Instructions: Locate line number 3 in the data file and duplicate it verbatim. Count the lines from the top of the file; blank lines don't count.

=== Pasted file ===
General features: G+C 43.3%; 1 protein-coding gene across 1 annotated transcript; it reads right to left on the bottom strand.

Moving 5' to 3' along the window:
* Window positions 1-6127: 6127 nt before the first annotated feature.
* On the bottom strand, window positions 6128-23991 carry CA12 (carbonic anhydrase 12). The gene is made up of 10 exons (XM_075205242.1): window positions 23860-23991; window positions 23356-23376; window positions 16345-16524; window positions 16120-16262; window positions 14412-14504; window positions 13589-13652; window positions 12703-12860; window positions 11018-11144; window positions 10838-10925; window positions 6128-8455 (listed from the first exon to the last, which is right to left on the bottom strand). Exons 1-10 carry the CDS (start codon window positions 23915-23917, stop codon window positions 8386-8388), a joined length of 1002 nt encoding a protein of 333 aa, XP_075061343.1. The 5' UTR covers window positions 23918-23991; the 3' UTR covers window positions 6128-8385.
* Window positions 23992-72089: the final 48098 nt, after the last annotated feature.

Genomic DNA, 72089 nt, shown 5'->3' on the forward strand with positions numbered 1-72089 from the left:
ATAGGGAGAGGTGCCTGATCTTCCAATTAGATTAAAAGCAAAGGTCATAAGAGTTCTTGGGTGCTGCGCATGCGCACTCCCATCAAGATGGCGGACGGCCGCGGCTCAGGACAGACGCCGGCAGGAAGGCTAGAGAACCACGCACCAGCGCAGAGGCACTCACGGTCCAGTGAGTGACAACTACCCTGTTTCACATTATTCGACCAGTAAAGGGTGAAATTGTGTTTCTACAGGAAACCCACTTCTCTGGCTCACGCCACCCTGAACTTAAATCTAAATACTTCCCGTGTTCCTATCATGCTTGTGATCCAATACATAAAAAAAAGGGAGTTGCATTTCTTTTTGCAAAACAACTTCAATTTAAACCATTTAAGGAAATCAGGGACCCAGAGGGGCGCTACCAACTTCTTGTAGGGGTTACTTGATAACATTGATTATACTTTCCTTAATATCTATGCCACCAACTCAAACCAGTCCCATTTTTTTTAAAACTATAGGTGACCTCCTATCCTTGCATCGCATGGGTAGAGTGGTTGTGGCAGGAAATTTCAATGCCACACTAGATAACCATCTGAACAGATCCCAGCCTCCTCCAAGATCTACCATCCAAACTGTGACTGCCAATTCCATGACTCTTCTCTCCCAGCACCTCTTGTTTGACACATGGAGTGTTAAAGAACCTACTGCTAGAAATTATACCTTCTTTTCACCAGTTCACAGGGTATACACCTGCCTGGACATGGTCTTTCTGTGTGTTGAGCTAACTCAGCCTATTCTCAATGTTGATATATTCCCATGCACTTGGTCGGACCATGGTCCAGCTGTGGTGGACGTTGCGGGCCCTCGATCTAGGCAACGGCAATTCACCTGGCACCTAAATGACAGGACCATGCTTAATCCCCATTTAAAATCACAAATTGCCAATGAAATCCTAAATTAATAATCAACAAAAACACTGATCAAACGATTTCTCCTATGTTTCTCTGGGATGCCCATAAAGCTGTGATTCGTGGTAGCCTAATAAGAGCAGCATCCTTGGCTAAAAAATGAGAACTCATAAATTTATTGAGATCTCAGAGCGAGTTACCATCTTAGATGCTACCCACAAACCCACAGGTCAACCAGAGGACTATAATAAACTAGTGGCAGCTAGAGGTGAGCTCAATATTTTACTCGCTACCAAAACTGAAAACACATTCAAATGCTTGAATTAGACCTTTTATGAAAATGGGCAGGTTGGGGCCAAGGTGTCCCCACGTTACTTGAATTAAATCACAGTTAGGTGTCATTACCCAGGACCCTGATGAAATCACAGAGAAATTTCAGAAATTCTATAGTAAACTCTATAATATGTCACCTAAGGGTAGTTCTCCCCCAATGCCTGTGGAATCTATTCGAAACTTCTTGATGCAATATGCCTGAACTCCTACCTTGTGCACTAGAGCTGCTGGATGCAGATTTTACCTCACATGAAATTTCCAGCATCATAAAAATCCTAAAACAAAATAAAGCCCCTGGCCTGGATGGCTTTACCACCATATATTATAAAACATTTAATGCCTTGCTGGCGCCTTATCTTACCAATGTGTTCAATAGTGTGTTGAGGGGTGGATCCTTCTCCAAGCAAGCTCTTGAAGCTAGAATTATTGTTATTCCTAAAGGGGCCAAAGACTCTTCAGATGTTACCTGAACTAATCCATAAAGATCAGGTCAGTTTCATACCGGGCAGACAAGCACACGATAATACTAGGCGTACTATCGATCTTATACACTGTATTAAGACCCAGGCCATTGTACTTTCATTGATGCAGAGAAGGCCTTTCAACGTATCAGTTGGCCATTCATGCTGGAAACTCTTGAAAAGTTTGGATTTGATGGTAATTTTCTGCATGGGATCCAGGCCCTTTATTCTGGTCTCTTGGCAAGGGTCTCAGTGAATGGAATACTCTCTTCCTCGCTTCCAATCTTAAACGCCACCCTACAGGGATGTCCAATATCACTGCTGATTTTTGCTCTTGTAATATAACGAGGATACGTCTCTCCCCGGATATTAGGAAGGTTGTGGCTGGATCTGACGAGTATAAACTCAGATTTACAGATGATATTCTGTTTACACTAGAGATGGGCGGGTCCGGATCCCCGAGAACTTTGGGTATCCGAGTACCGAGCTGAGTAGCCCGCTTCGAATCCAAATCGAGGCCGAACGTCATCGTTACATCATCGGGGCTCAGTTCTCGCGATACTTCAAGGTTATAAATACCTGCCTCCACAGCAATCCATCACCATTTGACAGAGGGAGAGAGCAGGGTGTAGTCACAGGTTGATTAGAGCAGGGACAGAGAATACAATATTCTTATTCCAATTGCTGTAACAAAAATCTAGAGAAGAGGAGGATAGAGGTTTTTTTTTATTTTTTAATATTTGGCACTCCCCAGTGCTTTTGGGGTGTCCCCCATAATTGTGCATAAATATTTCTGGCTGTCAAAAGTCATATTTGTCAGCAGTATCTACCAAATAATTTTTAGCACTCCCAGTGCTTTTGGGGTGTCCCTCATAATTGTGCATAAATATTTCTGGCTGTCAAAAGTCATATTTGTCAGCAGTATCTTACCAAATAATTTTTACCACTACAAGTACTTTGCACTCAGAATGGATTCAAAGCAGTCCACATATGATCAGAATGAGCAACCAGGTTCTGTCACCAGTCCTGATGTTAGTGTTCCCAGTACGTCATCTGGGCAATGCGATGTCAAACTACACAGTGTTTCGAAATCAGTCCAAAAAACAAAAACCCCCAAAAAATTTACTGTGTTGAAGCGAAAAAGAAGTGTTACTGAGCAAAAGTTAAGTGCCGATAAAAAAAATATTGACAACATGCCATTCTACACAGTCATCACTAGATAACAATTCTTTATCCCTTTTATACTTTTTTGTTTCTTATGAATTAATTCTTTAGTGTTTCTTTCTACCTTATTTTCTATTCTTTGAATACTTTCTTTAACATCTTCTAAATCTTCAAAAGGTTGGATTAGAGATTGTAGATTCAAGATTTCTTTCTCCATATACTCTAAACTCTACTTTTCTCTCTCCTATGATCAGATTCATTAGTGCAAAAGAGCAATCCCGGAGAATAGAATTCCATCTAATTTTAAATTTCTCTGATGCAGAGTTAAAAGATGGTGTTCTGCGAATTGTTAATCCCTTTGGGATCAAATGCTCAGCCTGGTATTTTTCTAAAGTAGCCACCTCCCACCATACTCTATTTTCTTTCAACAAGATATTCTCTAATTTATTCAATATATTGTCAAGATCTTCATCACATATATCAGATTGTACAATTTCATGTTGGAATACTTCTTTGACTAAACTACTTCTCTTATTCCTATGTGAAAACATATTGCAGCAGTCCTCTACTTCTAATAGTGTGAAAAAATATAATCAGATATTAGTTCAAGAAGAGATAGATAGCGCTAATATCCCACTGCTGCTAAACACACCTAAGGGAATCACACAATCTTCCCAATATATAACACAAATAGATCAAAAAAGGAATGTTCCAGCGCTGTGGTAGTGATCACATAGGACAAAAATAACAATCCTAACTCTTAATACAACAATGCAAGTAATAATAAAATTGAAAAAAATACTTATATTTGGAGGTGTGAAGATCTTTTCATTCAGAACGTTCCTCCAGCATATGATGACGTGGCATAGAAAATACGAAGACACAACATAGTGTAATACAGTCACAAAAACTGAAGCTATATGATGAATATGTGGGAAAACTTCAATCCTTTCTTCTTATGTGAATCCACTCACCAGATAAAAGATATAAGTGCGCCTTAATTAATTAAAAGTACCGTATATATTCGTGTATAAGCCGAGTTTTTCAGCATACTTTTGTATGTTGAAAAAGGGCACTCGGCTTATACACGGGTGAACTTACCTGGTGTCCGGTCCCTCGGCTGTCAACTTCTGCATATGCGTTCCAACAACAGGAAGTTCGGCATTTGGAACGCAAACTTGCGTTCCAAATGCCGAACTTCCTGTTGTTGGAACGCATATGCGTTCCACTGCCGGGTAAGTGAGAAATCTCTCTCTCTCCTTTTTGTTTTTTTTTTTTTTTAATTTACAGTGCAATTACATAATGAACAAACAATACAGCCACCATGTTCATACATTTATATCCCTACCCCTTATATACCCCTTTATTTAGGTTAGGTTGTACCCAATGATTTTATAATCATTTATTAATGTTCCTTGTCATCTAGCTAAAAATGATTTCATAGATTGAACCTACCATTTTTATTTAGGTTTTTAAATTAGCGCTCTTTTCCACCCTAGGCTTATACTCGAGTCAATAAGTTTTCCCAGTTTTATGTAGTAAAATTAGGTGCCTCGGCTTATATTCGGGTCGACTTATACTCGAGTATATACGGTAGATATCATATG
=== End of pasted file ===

* Window positions 1-6127: 6127 nt before the first annotated feature.